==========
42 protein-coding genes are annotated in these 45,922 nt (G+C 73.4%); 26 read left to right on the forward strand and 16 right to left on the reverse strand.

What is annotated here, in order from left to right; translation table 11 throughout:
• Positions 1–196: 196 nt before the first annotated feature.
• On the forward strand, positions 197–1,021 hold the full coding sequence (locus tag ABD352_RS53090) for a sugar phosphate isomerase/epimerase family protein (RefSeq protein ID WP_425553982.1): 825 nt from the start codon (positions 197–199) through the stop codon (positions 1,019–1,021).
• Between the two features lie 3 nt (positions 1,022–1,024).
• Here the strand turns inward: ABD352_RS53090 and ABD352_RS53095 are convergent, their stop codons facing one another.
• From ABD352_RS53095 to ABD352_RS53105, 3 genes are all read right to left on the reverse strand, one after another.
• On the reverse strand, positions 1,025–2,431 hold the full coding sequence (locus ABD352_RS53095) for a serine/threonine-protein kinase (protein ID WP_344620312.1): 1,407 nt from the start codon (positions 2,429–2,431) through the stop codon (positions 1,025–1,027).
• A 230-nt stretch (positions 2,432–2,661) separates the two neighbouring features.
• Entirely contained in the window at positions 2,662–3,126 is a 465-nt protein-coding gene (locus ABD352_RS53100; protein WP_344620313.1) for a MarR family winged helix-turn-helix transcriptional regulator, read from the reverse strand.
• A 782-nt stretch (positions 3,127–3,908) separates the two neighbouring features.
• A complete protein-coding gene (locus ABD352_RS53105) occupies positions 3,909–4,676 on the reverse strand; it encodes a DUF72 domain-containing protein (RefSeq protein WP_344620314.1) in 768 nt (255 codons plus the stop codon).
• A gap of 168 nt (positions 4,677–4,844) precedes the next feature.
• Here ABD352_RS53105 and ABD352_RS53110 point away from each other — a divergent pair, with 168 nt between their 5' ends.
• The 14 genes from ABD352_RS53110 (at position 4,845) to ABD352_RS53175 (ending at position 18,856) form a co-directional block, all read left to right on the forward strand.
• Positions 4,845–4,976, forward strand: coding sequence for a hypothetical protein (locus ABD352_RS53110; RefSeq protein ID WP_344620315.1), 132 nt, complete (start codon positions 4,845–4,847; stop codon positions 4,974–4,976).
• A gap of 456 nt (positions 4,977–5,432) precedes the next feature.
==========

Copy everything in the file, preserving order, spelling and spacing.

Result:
42 protein-coding genes are annotated in these 45,922 nt (G+C 73.4%); 26 read left to right on the forward strand and 16 right to left on the reverse strand.

What is annotated here, in order from left to right; translation table 11 throughout:
• Positions 1–196: 196 nt before the first annotated feature.
• On the forward strand, positions 197–1,021 hold the full coding sequence (locus tag ABD352_RS53090) for a sugar phosphate isomerase/epimerase family protein (RefSeq protein ID WP_425553982.1): 825 nt from the start codon (positions 197–199) through the stop codon (positions 1,019–1,021).
• Between the two features lie 3 nt (positions 1,022–1,024).
• Here the strand turns inward: ABD352_RS53090 and ABD352_RS53095 are convergent, their stop codons facing one another.
• From ABD352_RS53095 to ABD352_RS53105, 3 genes are all read right to left on the reverse strand, one after another.
• On the reverse strand, positions 1,025–2,431 hold the full coding sequence (locus ABD352_RS53095) for a serine/threonine-protein kinase (protein ID WP_344620312.1): 1,407 nt from the start codon (positions 2,429–2,431) through the stop codon (positions 1,025–1,027).
• A 230-nt stretch (positions 2,432–2,661) separates the two neighbouring features.
• Entirely contained in the window at positions 2,662–3,126 is a 465-nt protein-coding gene (locus ABD352_RS53100; protein WP_344620313.1) for a MarR family winged helix-turn-helix transcriptional regulator, read from the reverse strand.
• A 782-nt stretch (positions 3,127–3,908) separates the two neighbouring features.
• A complete protein-coding gene (locus ABD352_RS53105) occupies positions 3,909–4,676 on the reverse strand; it encodes a DUF72 domain-containing protein (RefSeq protein WP_344620314.1) in 768 nt (255 codons plus the stop codon).
• A gap of 168 nt (positions 4,677–4,844) precedes the next feature.
• Here ABD352_RS53105 and ABD352_RS53110 point away from each other — a divergent pair, with 168 nt between their 5' ends.
• The 14 genes from ABD352_RS53110 (at position 4,845) to ABD352_RS53175 (ending at position 18,856) form a co-directional block, all read left to right on the forward strand.
• Positions 4,845–4,976, forward strand: coding sequence for a hypothetical protein (locus ABD352_RS53110; RefSeq protein ID WP_344620315.1), 132 nt, complete (start codon positions 4,845–4,847; stop codon positions 4,974–4,976).
• A gap of 456 nt (positions 4,977–5,432) precedes the next feature.